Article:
Andrei Gritsan, a Johns Hopkins University associate professor of physics and astronomy who contributed to the discovery of the fundamental particle known as the Higgs boson, is available to discuss the restart of the Large Hadron Collider, where the Higgs boson was detected in 2012.
Recent news from The Johns Hopkins University
This section contains regularly updated highlights of the news from around The Johns Hopkins University. Links to the complete news reports from the nine schools, the Applied Physics Laboratory and other centers and institutes are to the left, as are links to help news media contact the Johns Hopkins communications offices.
The temperature is heating up for Particle Fever, a documentary produced by Johns Hopkins University professor David Kaplan that highlights the construction of one of the most audacious ventures in modern science. The film will be screened on Sept. 29 and Oct. 2 at the New York Film Festival, one of the most prestigious in the country.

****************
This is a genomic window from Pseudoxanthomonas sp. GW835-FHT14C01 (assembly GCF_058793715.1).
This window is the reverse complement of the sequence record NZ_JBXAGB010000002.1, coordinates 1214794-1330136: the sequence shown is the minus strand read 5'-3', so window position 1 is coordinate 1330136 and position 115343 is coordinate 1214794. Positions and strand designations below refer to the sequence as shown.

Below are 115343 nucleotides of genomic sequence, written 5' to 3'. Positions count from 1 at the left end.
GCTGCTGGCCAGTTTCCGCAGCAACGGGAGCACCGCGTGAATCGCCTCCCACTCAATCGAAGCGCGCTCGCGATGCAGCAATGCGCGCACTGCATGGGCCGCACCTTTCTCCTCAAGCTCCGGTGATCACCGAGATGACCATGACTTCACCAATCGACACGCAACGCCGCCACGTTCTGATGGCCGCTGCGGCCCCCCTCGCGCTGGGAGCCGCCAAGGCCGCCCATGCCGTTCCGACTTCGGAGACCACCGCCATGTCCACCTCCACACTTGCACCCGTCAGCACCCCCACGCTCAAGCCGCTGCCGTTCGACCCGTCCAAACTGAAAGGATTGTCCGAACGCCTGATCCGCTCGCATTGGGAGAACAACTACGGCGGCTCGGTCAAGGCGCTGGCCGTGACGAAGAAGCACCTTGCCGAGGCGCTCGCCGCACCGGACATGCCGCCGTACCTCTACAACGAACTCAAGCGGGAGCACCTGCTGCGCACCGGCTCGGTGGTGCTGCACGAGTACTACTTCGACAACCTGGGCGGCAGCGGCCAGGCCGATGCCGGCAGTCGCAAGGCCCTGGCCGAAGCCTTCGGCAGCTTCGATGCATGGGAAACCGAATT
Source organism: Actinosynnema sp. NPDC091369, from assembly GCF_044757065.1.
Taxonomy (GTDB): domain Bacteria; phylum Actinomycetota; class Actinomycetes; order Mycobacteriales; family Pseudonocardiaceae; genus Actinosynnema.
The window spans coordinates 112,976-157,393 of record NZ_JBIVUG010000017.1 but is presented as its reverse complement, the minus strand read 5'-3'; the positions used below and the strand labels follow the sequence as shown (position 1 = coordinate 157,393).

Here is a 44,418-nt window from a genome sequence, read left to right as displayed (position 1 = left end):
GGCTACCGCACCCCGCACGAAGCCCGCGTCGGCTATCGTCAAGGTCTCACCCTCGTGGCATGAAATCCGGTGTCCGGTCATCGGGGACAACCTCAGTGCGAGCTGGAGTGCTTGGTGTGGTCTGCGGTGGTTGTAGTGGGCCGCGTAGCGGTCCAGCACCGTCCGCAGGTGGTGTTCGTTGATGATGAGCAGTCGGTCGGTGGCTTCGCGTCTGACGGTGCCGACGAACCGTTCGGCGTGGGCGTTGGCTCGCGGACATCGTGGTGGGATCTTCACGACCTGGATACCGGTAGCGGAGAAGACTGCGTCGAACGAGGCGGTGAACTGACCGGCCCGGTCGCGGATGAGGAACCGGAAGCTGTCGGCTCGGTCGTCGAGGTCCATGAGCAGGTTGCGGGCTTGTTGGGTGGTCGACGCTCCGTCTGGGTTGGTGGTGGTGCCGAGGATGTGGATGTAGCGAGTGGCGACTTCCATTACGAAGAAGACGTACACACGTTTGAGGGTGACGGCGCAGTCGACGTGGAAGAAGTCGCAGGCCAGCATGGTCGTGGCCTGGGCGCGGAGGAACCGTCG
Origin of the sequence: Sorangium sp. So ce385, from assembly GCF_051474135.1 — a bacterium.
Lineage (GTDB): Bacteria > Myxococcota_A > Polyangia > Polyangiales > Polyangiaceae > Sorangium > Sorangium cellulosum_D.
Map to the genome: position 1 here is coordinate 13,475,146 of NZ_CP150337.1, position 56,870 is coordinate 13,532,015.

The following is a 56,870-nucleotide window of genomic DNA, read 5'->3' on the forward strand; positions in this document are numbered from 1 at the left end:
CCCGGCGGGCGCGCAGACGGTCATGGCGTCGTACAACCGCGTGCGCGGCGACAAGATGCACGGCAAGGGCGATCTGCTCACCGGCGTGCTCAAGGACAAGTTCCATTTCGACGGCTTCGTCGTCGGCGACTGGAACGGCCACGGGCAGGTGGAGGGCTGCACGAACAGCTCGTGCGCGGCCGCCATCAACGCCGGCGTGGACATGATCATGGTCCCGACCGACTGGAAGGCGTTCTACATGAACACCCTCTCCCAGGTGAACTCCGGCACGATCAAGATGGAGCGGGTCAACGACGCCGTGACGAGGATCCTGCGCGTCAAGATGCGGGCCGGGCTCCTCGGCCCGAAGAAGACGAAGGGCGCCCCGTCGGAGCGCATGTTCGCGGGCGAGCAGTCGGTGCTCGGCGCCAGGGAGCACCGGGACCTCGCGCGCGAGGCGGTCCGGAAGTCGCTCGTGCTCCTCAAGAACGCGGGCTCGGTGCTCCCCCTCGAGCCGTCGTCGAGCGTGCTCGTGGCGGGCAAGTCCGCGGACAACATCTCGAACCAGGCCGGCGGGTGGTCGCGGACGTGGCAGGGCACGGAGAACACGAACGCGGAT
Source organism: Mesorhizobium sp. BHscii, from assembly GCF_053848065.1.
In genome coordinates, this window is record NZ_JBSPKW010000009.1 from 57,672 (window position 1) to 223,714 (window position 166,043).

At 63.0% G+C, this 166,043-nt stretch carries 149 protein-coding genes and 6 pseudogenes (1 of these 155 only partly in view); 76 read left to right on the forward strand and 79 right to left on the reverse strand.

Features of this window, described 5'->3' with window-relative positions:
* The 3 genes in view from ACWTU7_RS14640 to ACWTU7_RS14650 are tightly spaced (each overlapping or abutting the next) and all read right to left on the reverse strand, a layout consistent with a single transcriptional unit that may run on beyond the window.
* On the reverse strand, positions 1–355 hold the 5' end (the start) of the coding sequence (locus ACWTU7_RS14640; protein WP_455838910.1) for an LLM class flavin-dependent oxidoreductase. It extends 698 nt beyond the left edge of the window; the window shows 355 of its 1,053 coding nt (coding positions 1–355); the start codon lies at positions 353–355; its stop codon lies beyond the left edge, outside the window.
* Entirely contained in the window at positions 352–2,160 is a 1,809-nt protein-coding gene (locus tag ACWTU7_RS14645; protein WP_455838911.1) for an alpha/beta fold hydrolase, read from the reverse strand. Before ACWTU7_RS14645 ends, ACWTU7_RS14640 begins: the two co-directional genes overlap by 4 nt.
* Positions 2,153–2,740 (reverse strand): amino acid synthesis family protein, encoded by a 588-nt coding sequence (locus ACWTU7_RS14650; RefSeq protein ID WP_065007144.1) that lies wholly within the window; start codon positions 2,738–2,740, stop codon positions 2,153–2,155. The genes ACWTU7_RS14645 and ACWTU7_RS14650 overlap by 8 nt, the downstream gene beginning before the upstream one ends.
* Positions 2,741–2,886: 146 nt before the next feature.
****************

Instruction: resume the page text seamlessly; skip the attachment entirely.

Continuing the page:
The announcement that researchers are closer than ever to confirming the existence of the Standard Model Higgs boson particle was made possible in part by contributions from physicists at The Johns Hopkins University who are members of one of two teams conducting experiments at the Large Hadron Collider.
Reporters working on stories regarding tomorrow morning’s announcement out of the European Center for Nuclear Research (CERN) near Geneva, Switzerland about progress in the search for the elusive Higgs boson should consider speaking with Johns Hopkins experimental physicist Andrei Gritsan, a member of the CMS (Compact Muon Solenoid Experiment) group, one of the two competing teams of scientists working at the CERN Large Hadron Collider (LHC).
Six teams of Johns Hopkins researchers with expertise in nanotechnology, particle physics and other fields will participate in a sprawling exposition this weekend at the inaugural USA Science & Engineering Festival in Washington, D.C.